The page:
S. Korea to inject $109 mln to boost seafood industry amid fears of radioactive waters from Japan

By Park Sae-jin Posted : September 1, 2023, 11:10 Updated : September 1, 2023, 11:10
SEOUL -- South Korea will inject a total of 144 billion won ($104 million) in a bid to stimulate the consumption of seafood after the industry was frozen due to Japan discharging contaminated water including radioactive materials such as tritium from the Fukushima nuclear power plant, the world's worst nuclear disaster site since the Chernobyl nuclear disaster in 1996, into the Pacific Ocean.
Despite South Korea's seafood market entering one of its busiest seasons at the end of the summer with seasonal shrimps and spotted sardines, various media reports showed that popular seafood marketplaces in Seoul and other parts of the country saw very few customers during the last week of August, a few days after Japan discharged contaminated water into the ocean on August 24. The contaminated water was discharged after it was used for cooling down reactors that melted down when the Fukushima nuclear disaster took place in 2011.
South Korean President Yoon Suk-yeol said during an emergency meeting that was designed to discuss possible key solutions for boosting the country's economy that a total of 144 billion won will be injected by the end of 2023 to stimulate the consumption of seafood. Government subsidies will be provided for various kinds of fish and discount vouchers will be distributed through online shopping malls. Discount rates will also be increased from 20 percent to 30 percent.
The government will spend up to two billion won per week until the last week of September to publish smartphone shopping discount vouchers that can only be used for purchasing seafood products. The vouchers can only be used by October 13.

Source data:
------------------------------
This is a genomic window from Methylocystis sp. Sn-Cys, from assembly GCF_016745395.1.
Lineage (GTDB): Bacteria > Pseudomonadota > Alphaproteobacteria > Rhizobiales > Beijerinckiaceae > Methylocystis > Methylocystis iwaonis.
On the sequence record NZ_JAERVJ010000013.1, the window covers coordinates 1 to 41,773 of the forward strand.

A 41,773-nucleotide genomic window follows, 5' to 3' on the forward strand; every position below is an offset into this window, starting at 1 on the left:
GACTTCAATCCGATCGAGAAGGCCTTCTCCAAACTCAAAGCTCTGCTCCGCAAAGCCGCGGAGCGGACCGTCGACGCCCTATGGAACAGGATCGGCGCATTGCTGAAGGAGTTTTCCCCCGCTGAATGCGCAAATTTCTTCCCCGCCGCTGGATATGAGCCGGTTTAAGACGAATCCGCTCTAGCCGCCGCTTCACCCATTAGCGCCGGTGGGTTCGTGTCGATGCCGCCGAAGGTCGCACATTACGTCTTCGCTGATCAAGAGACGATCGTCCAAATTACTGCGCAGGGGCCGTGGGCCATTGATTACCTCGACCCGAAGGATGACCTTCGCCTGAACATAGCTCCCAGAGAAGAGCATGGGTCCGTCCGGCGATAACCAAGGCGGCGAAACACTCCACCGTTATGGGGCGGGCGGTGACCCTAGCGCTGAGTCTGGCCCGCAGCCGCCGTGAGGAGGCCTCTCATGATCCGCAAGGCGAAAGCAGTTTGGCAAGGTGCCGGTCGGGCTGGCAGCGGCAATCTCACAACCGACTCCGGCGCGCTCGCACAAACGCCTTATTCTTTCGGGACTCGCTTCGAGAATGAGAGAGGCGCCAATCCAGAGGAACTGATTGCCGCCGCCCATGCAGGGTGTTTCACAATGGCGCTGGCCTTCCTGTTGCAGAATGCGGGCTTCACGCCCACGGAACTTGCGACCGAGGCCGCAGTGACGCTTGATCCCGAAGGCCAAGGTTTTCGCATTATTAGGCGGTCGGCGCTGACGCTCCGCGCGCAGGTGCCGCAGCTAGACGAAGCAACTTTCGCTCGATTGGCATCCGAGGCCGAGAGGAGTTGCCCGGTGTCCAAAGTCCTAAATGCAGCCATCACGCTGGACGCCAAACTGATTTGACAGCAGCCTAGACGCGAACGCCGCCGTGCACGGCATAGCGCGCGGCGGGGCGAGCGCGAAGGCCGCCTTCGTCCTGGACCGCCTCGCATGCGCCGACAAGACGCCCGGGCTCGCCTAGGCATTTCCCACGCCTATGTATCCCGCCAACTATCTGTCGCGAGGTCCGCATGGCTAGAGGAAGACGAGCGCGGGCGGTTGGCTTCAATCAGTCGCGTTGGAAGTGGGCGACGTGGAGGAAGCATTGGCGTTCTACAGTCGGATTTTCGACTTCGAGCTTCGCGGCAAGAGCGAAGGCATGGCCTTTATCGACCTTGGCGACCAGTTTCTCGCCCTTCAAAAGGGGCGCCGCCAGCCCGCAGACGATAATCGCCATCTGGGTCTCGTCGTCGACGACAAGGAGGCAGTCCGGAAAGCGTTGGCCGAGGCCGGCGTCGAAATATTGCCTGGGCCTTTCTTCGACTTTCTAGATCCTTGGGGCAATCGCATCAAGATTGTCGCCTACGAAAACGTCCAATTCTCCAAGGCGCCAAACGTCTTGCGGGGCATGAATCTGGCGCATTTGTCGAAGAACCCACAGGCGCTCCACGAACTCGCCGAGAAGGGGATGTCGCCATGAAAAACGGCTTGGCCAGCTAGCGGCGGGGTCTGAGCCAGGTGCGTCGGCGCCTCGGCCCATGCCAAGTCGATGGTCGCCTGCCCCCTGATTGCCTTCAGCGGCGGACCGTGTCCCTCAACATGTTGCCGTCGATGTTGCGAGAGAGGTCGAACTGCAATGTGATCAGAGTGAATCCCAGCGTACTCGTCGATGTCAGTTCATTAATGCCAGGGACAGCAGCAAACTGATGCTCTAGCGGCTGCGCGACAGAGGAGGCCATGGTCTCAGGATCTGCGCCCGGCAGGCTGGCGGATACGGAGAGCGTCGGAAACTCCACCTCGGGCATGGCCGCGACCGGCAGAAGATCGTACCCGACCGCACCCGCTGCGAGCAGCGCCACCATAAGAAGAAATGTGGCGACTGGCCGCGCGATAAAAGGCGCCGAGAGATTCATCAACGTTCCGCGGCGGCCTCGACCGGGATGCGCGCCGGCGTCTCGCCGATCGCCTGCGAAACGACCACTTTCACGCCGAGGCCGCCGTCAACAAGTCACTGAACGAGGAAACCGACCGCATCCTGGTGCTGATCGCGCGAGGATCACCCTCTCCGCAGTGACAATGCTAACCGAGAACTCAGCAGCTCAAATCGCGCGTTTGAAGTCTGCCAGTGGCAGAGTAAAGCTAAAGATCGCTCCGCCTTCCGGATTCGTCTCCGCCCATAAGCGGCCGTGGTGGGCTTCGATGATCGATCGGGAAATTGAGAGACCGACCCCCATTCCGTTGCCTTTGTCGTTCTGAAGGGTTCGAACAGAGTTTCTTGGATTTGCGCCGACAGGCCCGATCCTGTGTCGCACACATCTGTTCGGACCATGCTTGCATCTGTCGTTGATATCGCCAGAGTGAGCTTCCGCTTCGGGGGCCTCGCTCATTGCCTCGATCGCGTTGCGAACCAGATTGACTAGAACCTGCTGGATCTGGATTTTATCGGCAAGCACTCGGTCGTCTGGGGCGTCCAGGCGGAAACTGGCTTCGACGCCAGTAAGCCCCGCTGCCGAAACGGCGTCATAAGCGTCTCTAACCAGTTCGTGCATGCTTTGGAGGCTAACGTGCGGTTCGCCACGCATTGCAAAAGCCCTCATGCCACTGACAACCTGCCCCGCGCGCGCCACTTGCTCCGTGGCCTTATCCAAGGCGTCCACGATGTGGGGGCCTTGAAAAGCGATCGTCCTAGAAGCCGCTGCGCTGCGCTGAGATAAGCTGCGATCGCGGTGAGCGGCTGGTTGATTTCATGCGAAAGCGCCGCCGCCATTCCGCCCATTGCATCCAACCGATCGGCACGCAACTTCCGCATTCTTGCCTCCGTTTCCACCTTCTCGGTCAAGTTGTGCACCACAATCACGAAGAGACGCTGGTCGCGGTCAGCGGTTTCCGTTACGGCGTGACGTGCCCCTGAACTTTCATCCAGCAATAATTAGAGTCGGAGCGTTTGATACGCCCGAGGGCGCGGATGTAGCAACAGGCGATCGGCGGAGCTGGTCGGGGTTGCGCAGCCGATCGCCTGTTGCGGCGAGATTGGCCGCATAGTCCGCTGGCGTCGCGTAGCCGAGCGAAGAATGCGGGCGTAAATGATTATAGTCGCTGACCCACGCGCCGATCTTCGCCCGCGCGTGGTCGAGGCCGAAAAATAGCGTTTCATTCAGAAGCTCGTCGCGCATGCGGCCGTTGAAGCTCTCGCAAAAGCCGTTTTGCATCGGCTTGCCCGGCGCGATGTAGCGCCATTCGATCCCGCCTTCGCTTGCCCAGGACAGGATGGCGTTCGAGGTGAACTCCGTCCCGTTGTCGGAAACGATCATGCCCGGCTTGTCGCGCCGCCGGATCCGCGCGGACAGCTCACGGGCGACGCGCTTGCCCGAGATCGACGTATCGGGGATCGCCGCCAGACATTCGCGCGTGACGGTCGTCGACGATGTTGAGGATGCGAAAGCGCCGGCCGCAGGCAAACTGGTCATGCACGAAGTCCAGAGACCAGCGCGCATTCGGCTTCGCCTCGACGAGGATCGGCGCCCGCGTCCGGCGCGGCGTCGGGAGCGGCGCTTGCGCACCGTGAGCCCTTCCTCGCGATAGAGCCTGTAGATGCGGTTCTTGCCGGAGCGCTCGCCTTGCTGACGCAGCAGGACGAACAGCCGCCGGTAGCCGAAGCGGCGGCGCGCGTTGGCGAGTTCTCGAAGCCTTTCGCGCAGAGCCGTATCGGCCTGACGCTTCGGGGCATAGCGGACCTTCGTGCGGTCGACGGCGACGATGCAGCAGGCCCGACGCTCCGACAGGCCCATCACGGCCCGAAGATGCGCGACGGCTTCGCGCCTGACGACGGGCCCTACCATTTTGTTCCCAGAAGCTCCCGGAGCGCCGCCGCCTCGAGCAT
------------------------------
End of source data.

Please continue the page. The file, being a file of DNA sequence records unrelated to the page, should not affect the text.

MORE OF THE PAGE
However, some industry experts are expressing doubts over the government's measures to boost the consumption of seafood as recent surveys showed that an average of about 70 percent of South Koreans feel that it is not safe to eat seafood when Japan releases contaminated water into the sea. Despite many people opposing Japan's decision to release water that contains radioactive materials into the ocean, the Yoon Suk-yeol administration continued to defend the neighboring country. Seoul even created video advertisements to persuade South Koreans that the release of Tokyo's contaminated water is scientifically proven. During the meeting, Yoon said that people's concerns over the safety of eating seafood are based on "groundless rumors and propaganda materials." 
Data released by South Korea's state statistical information service on August 27 showed that the monthly average amount of money spent on purchasing fresh seafood products in the second quarter of 2023 was 17,000 won ($12.84), down 9.8 percent compared to the same period in 2022. The term fresh seafood product refers to seafood that is uncooked or unprocessed.
The general consumption of fresh seafood products in South Korea started to decrease in 1Q 2022 when the Japanese government announced that it would one day have to discharge contaminated cooling water from the Fukushima nuclear disaster site into the sea. The consumption turned into a minus in 1Q 2022, down 4.2 percent on-year. The decrease in consumption continued to drop in 2Q 2022 (-6.5 percent), 3Q 2022 (-10.2 percent), 4Q 2022 (-7.9 percent), 1Q 2023 (-6.6 percent), and 2Q 2023 (-9.8 percent).
Contaminated water, referred to by Japan as "treated water," is subterranean water that came in contact with Fukushima's reactor that was melted down and has not yet been retrieved. The water is collected and treated through a process described as the advanced liquid-processing system (ALPS) and stored in more than 1,000 stainless steel canisters on the abandoned nuclear power plant site.
The water that was used as a coolant for the reactor contains radioactive elements including cesium-137, strontium-90, hydrogen-3 known as tritium, and iodine-131. The ALPS process removes 62 of the 64 radioactive elements to bring the concentration level of radionuclides below Japan's regulatory limits set in 2022. The ALPS process does not remove carbon-14 and tritium. Japan started discharging the treated water into the Pacific Ocean on August 24, 2023.
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